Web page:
08:30 GMT18 January 2021
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    US President Donald Trump recently signed an executive order that seriously weakens bank regulations and could possibly set the country up for a future financial crisis. Radio Sputnik’s Loud & Clear speaks with financial policy analyst Daniel Sankey about the executive order and how it could serve as a $100-billion gift to bankers.

    On Monday the Wall Street Journal reported that, "The six biggest US banks could potentially return more than $100 billion in capital to investors over time through dividends and share buybacks if the Trump administration succeeds in a push to loosen bank regulations."

    ​Sankey said, "It’s a big payday, a huge one. Essentially what it is, is the Trump administration would start rolling back a lot of the regulations that currently require banks to have pretty strict minimum-capital requirements. So, the banks have to have cash on hand, in the event of some kind of catastrophic financial meltdown, like in 2008."

    The financial analyst detailed, "Since then [2008] banks have to undergo financial ‘fitness’ tests and keep this cash on hand, and banks hate doing that. They don’t want to keep this money on hand, they don’t want to keep it in a bank account, and if these financial regulations are rolled back, what it means is, that the shareholders will get a huge payout at the expense of the overall health of the financial system."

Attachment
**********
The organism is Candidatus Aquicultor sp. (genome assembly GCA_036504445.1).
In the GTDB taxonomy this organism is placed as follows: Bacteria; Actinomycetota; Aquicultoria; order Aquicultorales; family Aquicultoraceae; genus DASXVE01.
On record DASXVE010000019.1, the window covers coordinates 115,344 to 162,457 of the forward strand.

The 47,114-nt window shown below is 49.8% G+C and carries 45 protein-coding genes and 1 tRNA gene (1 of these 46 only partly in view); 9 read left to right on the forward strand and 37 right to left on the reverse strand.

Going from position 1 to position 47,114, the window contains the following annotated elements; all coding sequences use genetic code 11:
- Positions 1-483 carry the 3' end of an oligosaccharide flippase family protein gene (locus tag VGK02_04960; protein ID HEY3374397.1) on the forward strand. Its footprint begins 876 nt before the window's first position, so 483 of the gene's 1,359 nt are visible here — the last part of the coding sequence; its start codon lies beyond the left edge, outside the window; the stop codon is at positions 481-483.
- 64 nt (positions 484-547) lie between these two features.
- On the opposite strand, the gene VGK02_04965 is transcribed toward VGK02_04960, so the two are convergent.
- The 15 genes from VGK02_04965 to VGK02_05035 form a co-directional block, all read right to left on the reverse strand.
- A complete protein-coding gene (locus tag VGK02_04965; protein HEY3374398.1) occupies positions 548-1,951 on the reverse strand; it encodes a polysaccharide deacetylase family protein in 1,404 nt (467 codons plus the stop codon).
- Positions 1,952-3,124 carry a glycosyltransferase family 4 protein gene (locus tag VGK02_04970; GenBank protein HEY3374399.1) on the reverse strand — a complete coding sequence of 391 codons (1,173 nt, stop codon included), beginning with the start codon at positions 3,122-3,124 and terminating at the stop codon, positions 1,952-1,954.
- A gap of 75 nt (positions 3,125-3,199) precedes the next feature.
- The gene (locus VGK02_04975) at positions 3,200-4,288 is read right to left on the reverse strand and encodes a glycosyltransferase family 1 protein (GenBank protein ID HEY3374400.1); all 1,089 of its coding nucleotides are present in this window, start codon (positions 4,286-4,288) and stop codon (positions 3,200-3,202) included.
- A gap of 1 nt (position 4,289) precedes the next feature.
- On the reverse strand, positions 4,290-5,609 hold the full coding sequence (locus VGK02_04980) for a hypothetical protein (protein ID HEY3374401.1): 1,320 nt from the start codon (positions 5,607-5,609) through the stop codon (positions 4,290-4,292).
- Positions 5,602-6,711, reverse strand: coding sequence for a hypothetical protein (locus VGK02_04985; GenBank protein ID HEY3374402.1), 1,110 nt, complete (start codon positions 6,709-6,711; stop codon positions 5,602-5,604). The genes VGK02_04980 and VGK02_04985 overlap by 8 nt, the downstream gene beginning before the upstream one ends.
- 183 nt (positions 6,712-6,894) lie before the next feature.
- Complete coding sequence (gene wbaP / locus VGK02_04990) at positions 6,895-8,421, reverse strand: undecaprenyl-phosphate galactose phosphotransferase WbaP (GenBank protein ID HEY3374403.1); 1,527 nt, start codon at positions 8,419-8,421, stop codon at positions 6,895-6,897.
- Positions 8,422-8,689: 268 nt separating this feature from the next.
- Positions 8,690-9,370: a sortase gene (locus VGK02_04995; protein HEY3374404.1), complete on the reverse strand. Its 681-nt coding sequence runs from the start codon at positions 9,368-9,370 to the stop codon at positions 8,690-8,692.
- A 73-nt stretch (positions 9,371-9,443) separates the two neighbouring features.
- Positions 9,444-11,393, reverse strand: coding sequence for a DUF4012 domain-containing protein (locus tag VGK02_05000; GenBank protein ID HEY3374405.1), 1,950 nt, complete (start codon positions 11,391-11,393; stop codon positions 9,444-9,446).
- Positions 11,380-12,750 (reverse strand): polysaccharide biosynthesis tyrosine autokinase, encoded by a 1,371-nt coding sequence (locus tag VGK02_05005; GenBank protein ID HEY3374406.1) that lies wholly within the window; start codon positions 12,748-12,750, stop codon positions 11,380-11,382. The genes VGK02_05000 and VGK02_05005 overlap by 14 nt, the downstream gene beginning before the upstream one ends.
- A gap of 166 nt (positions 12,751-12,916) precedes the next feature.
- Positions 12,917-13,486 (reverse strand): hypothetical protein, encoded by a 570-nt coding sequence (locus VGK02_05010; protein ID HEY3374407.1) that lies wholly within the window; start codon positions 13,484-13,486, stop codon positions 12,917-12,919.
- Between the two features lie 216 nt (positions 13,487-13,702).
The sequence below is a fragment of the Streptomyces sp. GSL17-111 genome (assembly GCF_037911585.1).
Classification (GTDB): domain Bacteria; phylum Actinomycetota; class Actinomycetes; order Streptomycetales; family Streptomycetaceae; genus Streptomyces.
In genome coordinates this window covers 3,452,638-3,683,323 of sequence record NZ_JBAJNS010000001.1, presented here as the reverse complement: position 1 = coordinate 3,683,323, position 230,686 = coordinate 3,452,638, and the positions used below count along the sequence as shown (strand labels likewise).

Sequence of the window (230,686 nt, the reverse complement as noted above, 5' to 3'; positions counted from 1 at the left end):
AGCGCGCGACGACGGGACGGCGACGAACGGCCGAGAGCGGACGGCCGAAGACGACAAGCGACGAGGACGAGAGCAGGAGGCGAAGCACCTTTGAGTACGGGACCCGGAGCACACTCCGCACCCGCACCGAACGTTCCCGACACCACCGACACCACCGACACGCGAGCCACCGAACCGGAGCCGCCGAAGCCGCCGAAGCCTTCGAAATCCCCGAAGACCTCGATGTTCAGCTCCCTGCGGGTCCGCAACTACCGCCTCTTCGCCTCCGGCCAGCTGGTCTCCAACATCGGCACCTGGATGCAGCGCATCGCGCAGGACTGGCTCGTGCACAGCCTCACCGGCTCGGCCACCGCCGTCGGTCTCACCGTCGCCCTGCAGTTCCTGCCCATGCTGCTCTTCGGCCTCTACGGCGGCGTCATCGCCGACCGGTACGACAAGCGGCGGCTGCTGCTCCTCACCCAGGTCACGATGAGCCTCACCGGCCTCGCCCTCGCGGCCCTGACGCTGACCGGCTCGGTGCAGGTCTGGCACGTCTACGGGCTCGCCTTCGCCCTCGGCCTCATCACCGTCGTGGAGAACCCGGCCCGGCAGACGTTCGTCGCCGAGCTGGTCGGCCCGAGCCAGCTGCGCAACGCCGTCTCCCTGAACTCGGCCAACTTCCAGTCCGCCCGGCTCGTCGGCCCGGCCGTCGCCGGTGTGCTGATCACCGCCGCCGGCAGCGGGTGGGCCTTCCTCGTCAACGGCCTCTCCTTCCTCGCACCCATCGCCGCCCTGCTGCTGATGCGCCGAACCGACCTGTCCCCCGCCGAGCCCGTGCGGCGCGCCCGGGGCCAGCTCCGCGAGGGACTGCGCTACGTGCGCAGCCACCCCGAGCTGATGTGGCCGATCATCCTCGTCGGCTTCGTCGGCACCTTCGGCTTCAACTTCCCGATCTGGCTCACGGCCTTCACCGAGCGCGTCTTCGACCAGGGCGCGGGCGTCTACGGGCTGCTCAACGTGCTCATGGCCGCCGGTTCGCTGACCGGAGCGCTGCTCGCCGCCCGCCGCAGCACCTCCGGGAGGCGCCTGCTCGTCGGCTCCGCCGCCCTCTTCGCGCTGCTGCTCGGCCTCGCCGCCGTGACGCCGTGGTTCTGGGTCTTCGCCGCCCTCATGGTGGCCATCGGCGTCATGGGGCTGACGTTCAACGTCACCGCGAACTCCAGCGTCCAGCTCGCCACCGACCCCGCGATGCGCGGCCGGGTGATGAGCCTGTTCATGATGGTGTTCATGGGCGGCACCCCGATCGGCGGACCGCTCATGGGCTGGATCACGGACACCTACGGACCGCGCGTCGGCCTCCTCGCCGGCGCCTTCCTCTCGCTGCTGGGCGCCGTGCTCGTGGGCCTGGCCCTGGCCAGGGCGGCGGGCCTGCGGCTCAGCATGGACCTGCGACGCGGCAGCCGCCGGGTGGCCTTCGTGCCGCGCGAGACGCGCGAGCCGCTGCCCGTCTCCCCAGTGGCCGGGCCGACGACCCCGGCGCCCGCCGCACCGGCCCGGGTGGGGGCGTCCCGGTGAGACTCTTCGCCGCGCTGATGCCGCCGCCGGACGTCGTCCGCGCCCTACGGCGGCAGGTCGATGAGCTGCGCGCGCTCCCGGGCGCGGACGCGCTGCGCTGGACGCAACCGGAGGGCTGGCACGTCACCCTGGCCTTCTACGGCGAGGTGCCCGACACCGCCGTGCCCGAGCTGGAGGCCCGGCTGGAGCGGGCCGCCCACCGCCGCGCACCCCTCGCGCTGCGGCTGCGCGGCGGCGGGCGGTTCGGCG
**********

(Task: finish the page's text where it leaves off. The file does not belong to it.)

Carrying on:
Loud & Clear Host Brian Becker highlighted an article written for The Intercept by David Dayen claiming that Trump’s deregulation could have a devastating impact on the future of American workers.

    The Intercept article reads, in part, "To break into the 401(k) market — especially with financial products that are high-risk, high-cost, and often make their money from ripping established companies apart and selling the pieces — private equity funds would need a lot of help from the advisers who guide ordinary investors in the process. And that would require the ability to offer those advisers considerable perks and kickbacks." 

    Becker described this activity as "looting on a grand scale."

    "Absolutely," Sankey responded,  "Especially in regards to pensions and retirement funds, these things were created so that workers would have something to retire on…so they didn’t invest in particularly complex or risky investments, they invested in stable investments that gave a guaranteed margin of growth. It wasn’t huge, but it was enough to keep growing, and it was enough that the funds themselves wouldn’t suddenly be wiped out because of some sort of economic swing."

    Becker noted the irony of Trump’s claim to clean up the influence of banking on politics through the use of his “Drain the Swamp” sentiment, when so many members of his administration have direct ties to Goldman Sachs and many other financial institutions.

    "You notice the name Goldman Sachs keep popping up and that’s absolutely the case," Sankey said, "The Secretary of the Treasury during the Obama administration, who bailed out the banks was, at one point, the CEO of Goldman Sachs. And so they have tremendous access to presidential administrations, whether it’s Democrat or Republican, and they absolutely will continue to, as this administration seems to really have no significant change in that way, whatsoever."


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    Executive Order, deregulation, economic collapse, White House, Goldman Sachs, Donald Trump, US
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